Burning wood and protecting the environment—there are people who claim that these two things don’t go together. But this is actually incorrect! A fireplace is an excellent environment-friendly alternative for central heating; that is, when you burn wood in a fireplace that complies with emission standards. So, learn how to burn wood sensibly and throw out fireplaces that are over 15 years old.
A prohibition on wood fireplaces—which is speculated upon a lot in the media—will definitely not materialise. More than that, throughout Europe, burning wood is considered a source of renewable energy, a clean and inexhaustible source of energy that does not harm the environment. This is not surprising because modern wood fireplaces have such a smart burning system that they hardly emit environmentally-harmful substances.
How you burn is crucial
The effect of wood-burning on the environment also depends on us, the people burning the wood. When there isn’t enough oxygen for the wood to burn, it creates gasses and substances that are not completely oxidised (burnt), such as carbon monoxide or particulates. Particulates consist of very fine particles, smaller than a hundredth millimetre, which consist of a mixture of salts, minerals and tars. The tars in particular are harmful to our health. Burning wood in a sensible way reduces the amount of harmful tars. Thus, it’s time for a quick lesson in responsible wood-burning.
Choose the right fireplace
Everything begins with a good fireplace. An increasing number of manufacturers are complying with the strict environmental regulations. One of these regulations is the ECODESIGN legislation for wood stoves and fireplaces. Officially, this European legislation will only come into effect in 2022, but most manufacturers are already complying with it, including Barbas Bellfires. The emission of particulates in our fireplaces is at least 100 times less than in open fireplaces; one old-fashioned open fireplace emits as much as 100 modern wood fireplaces together.
Use good-quality wood
Good-quality wood is the basis for every good fire. The type of wood most commonly used for fireplaces is oak. It’s an elastic and hard type of wood that is easy to find, for example in the construction market. Other suitable types of wood are birch, alder, ash and beech. Wood briquettes (without binding agents) are also excellent for the fireplace. The most important condition is that the wood should be sufficiently dry. In general, 1.5 – 2 years of drying outdoors is sufficient. Never use wood that has been painted, varnished or preserved: burning these wood types will emit harmful substances, which harms the environment and our health. The same applies for rubbish, waste timber and chipboard. In summary, burn only clean wood!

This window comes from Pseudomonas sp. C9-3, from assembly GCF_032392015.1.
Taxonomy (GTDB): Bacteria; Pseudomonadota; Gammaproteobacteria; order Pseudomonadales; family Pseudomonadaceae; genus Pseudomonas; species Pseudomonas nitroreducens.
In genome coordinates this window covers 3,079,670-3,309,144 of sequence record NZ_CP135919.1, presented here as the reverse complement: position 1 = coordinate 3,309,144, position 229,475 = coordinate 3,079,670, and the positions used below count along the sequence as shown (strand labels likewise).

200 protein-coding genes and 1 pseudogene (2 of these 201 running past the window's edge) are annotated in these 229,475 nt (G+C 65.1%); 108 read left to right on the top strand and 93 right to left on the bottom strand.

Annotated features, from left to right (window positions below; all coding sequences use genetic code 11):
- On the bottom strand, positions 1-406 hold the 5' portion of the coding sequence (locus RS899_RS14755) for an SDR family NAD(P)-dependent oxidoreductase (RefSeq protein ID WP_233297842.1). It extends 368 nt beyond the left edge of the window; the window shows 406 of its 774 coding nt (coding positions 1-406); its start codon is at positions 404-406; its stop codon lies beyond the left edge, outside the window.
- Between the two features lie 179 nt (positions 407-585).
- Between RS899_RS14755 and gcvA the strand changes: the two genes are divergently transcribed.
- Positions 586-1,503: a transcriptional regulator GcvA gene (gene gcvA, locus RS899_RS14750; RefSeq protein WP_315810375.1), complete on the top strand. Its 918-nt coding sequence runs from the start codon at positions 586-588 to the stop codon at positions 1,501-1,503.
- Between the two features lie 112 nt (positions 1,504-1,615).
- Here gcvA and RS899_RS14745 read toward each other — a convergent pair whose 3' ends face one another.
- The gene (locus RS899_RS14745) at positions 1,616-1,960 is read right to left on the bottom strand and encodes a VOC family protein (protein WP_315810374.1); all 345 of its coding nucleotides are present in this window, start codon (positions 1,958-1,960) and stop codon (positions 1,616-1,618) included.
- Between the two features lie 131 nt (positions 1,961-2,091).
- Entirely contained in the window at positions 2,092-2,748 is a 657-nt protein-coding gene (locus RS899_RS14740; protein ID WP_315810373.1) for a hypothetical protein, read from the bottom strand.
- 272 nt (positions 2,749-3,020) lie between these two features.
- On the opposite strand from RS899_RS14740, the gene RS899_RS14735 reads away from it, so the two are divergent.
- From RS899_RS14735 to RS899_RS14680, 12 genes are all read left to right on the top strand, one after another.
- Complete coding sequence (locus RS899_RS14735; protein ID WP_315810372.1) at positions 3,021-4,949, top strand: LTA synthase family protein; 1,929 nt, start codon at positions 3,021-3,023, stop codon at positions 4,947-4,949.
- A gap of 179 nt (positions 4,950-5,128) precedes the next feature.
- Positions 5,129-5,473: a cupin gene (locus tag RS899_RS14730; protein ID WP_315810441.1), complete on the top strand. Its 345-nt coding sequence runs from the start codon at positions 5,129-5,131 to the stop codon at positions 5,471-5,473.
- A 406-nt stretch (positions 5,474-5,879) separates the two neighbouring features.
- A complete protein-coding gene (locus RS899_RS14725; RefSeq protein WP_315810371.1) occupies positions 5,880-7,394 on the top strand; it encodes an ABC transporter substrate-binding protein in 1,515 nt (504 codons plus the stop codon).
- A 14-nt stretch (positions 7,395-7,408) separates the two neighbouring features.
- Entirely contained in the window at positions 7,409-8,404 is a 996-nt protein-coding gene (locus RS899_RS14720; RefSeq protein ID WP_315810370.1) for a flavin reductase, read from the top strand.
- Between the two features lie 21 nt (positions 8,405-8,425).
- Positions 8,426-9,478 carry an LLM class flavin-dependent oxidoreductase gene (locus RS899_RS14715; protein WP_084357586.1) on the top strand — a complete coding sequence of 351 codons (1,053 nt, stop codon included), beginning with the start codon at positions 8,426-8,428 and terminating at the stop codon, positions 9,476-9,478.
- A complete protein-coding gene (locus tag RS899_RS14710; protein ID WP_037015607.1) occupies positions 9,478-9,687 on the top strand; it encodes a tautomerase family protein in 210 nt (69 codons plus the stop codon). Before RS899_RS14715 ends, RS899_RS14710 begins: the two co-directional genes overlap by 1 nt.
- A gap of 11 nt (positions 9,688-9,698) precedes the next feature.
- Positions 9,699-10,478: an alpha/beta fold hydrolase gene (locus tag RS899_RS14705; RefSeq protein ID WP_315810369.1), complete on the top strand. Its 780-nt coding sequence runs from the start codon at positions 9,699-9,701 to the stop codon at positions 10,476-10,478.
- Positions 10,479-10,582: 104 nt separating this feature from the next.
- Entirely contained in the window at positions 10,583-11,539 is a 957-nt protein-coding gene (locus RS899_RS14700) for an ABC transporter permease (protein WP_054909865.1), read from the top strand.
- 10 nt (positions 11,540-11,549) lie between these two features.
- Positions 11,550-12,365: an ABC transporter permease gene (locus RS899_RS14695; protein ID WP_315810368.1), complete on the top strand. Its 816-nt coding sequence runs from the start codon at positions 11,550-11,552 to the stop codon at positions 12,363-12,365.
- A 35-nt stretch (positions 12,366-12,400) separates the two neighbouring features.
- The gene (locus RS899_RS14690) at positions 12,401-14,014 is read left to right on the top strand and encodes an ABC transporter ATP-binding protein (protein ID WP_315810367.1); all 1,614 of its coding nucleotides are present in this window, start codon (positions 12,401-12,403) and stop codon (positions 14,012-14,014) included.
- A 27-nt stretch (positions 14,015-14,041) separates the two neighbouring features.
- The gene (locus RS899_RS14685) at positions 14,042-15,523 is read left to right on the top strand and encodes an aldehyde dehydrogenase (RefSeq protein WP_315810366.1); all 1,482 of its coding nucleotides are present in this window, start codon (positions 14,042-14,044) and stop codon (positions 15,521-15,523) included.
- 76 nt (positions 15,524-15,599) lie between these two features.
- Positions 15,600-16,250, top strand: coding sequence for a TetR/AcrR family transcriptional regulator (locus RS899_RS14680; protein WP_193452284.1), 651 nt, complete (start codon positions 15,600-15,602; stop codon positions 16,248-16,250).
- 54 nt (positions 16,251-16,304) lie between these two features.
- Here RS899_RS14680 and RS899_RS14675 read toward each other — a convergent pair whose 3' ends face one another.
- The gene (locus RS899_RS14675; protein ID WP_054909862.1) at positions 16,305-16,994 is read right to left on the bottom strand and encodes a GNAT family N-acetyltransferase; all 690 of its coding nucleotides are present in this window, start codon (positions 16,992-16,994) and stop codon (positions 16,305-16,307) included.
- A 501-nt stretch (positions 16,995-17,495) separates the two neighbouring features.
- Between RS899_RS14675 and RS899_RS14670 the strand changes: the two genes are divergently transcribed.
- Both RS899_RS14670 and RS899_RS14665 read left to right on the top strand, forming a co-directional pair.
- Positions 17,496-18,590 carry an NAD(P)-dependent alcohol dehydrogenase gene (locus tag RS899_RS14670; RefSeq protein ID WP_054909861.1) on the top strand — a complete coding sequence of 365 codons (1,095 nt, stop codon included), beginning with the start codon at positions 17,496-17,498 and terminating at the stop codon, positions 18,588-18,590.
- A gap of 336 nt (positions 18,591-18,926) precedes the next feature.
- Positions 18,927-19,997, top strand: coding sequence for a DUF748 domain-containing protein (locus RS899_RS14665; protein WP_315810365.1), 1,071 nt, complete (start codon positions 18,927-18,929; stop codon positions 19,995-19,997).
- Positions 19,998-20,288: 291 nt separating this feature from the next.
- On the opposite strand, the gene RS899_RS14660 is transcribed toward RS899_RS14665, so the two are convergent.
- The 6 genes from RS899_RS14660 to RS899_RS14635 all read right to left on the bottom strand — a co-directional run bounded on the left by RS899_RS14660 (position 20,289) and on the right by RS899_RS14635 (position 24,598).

Burning wood is fun, but also serious business. Here are eight tips for burning responsibly:
- Make sure that your fireplace has a capacity suitable for the space it needs to heat.
- Once a year, have your chimney cleaned by a professional.
- Do not burn wood in the fireplace when there is no wind or in misty weather.
- Place at least 4 logs of wood at the bottom, stack loose pieces of wood and firelighters on top of them and light these. Stack the wood loosely so that air can enter easily.
- Ensure complete air supply.
- If it gets to be too hot indoors when the fireplace is burning, decrease the wood supply, let the intensity of the fire decrease and reduce the aeration of the fireplace. Never completely close off the air supply.
- Check that you are burning the wood correctly. A good fire (yellow-orange colour with purple and blue points) has even flames and you will hardly see any smoke coming out of the chimney.
- Let the wood extinguish by itself without closing the regulating flap.
We also recommend reading about the Swiss method. This new way of burning wood guarantees a perfect fire. Enjoy!